The 2012 Isle of Man TT Races are drawing to their climax this week and I’m reminiscing about a trip I made to experience the Isle of Man TT a few years back. Now I’m not a motorcycle fan, or a motor racing fan, but perhaps that makes it even more of a recommendation when I say I wholeheartedly enjoyed the event, and my visit to the Isle of Man.
If you’re a bit hazy on where and what the Isle of Man is, it’s in the Irish Sea between Britain and Ireland. It’s part of the British Isles but not part of the United Kingdom. Jubilee girl Queen Elizabeth is the head of state (by holding the title of Lord of Mann) but it has its own legislative assembly. Confused? The Isle of Man is what is known as a self-governing Crown Dependency.
The International Isle of Man TT (Tourist Trophy) Race is infamously dangerous, seeing many crashes, injuries and fatalities over the years since the first event in 1907. It’s a time trial event that takes place on public roads, which are obviously closed to normal traffic. Watching the bikes slide around corners next to old stone walls I had my heart in my mouth. I saw one rider spin out and slide into the wall, fortunately he walked away.
Nowadays the racing is part of the Isle of Man TT Festival and the whole island welcomes masses of visitors to enjoy the atmosphere and scenery of the Isle of Man, as well as the days of racing.
It’s easy to travel to the Isle of Man TT on the ferry from Liverpool. I joined thousands of “motorcycle enthusiasts” making pilgrimage to the motor racing capital of the world. There were people from all over the world of varying sexes, colours, ages, shapes and sizes, but all dressed in leather and packing helmets.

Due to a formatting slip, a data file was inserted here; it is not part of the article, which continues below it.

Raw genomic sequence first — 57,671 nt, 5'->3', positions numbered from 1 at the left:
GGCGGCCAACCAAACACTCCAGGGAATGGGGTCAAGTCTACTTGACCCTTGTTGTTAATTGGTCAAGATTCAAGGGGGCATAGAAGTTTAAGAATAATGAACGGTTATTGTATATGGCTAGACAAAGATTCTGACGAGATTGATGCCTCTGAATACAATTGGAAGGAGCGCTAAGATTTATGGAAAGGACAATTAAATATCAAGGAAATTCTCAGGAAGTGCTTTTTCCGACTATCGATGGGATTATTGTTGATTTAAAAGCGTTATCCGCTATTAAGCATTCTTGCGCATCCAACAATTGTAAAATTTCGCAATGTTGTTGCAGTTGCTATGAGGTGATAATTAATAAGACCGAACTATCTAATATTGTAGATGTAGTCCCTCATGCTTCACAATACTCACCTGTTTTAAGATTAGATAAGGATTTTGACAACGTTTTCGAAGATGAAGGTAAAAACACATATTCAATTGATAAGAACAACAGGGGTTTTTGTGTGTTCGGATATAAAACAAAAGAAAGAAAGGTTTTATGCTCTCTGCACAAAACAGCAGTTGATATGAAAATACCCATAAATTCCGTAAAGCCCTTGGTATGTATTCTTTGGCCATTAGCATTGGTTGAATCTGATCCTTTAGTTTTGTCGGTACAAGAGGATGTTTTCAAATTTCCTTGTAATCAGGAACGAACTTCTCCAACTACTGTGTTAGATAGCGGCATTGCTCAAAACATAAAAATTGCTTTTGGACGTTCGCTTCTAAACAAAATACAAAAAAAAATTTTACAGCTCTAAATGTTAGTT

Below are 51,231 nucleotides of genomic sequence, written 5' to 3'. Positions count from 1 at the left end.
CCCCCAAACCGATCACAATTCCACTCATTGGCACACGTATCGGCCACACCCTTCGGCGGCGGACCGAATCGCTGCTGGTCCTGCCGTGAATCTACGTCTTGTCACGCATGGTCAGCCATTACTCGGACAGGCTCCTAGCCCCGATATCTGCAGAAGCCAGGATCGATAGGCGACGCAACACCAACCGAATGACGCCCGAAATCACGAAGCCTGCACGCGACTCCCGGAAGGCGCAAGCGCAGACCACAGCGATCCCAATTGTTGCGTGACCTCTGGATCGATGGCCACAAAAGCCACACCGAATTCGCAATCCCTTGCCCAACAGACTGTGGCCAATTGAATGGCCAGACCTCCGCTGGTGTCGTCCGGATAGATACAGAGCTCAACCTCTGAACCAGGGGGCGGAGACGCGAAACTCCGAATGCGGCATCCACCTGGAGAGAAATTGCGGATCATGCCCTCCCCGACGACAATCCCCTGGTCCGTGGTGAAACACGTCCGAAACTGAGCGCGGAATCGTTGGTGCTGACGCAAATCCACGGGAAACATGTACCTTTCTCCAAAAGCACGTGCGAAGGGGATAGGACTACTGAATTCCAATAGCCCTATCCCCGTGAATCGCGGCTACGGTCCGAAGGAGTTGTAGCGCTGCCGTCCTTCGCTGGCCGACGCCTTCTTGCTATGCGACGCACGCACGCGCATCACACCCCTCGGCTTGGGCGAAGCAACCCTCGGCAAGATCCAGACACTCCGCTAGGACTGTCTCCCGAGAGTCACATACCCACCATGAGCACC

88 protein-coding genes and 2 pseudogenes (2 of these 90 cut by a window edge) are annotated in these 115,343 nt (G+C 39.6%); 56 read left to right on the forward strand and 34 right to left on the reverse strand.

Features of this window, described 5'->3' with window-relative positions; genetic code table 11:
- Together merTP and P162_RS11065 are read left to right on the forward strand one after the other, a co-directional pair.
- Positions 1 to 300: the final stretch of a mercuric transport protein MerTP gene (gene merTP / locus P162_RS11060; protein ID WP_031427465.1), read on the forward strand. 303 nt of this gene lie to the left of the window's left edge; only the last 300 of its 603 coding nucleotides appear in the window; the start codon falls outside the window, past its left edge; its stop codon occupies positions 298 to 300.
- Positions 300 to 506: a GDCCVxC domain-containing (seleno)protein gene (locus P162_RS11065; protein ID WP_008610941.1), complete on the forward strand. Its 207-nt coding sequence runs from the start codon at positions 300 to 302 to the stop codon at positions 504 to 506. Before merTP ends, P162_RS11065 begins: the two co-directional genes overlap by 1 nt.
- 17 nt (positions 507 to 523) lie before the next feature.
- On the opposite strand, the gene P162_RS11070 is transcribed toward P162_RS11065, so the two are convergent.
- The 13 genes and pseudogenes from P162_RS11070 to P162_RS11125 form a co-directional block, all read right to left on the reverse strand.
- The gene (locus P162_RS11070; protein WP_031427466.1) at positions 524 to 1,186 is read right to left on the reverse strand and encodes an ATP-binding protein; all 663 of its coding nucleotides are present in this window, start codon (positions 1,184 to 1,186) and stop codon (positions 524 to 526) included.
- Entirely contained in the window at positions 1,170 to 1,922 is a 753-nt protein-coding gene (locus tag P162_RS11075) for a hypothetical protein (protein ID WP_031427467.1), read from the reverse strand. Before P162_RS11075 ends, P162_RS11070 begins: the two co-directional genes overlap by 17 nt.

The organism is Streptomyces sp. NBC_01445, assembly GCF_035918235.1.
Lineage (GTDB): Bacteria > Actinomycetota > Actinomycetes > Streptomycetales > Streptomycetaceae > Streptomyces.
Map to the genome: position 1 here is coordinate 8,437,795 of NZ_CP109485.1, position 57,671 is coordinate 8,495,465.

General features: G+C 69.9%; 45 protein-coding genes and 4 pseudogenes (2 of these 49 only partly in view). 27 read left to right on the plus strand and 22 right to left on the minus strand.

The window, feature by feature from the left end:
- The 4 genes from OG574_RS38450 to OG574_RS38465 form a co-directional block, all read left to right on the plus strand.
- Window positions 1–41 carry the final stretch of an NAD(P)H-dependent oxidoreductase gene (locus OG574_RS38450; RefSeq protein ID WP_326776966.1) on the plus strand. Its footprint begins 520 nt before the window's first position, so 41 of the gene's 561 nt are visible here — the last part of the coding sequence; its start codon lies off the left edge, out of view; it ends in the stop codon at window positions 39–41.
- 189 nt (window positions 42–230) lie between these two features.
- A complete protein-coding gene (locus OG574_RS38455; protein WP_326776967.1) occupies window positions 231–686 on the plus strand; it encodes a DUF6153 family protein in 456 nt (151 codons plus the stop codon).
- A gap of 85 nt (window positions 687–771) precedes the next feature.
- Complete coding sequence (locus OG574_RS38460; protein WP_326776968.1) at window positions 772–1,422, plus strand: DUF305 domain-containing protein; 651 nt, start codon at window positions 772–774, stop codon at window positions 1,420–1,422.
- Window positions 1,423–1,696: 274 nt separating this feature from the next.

Even watching the practice racing was exhilarating. Displays of amazing speed and skill on those narrow, winding roads. The week I was there three people died in the practice week! There were lots of articles in the papers while I was there describing accidents but I don’t think anyone died in the actual racing. It’s street racing and if something goes wrong, you’re looking at meeting up with a tree, power pole, stone wall etc.
It was easy enough to find a good vantage point on the race track. I decided on a grandstand spot in front of a beautiful old kirk/church at Braddon. This had one of those amazing old graveyards full of leaning tombstones, yew trees and long grass. Note the ‘three legs of man’ symbol on the far right tombstone.
I was nice and early for a front row seat and sat down to wait. Basically it was a similar experience to going to a cricket match. It rains a bit, then it stops and they announce over the loud-speaker that if it doesn’t rain any more they’ll start in an hour, then it rains a bit more and they push back the start time again etc. Perhaps some of you know what I mean? Finally they managed to squeeze in two laps of the production race.
The day of the grand finale of the week’s racing, the Senior TT, dawned sunny and clear. The conditions were perfect and they just seemed to glide around the corners on those amazing machines.
By Natasha von Geldern
Have you been to the Isle of Man TT races?